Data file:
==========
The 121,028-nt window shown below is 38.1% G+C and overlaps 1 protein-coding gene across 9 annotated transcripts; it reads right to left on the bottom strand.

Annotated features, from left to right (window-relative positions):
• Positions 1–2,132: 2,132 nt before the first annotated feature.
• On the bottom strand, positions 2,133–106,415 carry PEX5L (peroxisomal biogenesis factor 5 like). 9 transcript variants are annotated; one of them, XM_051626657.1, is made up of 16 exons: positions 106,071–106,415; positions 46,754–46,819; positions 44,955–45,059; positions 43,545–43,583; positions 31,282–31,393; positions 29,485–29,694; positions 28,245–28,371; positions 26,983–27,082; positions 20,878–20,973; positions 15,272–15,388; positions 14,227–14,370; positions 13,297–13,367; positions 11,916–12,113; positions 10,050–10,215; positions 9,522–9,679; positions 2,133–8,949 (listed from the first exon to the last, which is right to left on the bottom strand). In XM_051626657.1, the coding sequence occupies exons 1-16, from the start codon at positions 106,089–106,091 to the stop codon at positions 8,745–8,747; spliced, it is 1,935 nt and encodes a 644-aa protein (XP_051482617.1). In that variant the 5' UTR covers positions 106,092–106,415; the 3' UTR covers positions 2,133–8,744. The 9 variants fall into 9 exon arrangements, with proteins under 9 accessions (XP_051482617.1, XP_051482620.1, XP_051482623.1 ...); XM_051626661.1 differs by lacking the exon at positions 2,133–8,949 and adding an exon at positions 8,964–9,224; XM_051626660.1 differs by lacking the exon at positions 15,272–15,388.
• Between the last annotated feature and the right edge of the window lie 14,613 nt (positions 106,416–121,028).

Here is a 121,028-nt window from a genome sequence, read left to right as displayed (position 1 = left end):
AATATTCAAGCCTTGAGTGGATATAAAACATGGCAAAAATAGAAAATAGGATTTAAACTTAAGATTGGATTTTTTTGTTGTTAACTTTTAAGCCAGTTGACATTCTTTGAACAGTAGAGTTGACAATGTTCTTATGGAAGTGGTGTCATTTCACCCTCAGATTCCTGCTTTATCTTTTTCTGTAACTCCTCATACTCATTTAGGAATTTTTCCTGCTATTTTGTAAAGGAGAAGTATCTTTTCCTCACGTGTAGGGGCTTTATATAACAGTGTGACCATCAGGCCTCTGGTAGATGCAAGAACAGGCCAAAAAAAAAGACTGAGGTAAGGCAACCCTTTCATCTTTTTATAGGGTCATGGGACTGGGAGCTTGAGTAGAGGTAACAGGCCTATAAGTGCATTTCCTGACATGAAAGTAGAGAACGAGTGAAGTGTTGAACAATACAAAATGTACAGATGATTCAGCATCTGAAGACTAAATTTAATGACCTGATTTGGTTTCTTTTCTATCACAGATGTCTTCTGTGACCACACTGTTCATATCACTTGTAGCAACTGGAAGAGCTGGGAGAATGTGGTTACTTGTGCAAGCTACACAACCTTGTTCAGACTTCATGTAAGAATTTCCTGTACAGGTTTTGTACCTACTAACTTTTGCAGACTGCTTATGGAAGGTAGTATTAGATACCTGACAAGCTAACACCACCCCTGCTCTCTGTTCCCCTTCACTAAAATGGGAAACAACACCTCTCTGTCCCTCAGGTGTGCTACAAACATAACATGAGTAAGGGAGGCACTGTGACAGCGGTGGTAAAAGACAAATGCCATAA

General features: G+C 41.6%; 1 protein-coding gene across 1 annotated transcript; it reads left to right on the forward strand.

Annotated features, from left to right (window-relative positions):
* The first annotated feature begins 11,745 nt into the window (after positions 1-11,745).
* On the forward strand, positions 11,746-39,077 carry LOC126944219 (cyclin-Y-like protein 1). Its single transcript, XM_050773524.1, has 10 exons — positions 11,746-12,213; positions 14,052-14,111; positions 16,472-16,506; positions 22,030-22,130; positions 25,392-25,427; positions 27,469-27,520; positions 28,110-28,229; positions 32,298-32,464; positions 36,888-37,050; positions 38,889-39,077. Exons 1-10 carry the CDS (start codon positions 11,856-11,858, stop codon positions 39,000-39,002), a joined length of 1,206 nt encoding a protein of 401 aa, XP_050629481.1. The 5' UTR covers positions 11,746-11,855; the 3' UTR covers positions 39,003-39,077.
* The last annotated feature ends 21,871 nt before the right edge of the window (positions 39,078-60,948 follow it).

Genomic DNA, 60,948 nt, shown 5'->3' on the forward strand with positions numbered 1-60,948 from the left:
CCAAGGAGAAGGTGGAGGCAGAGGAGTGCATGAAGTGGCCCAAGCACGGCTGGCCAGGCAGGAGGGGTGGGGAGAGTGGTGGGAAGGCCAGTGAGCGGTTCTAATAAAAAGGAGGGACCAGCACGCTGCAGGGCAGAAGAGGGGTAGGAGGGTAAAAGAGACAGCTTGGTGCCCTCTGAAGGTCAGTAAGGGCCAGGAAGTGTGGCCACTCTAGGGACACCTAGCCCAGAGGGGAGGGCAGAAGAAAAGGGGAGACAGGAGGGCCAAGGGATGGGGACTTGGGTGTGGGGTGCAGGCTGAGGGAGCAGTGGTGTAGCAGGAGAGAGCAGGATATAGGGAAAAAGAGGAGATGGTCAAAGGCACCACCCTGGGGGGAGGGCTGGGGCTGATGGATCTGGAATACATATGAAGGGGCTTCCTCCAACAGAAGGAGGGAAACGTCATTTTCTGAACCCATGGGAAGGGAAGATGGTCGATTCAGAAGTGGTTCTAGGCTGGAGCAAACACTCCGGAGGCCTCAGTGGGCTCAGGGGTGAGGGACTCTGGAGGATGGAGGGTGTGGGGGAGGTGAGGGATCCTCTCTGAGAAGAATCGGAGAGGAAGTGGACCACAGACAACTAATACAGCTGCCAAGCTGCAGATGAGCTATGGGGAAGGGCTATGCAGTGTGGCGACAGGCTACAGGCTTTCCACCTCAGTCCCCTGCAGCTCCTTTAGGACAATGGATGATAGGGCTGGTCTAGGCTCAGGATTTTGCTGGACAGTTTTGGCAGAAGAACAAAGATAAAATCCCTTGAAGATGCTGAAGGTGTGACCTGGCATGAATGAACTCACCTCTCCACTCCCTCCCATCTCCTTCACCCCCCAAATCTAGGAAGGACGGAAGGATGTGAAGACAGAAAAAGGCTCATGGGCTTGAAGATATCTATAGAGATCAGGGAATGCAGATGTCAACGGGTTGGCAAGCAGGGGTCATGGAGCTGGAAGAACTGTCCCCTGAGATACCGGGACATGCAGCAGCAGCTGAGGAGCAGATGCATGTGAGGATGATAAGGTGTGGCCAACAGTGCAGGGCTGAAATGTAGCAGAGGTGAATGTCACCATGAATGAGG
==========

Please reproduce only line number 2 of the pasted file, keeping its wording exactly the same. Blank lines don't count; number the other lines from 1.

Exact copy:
Annotated features, from left to right (window-relative positions):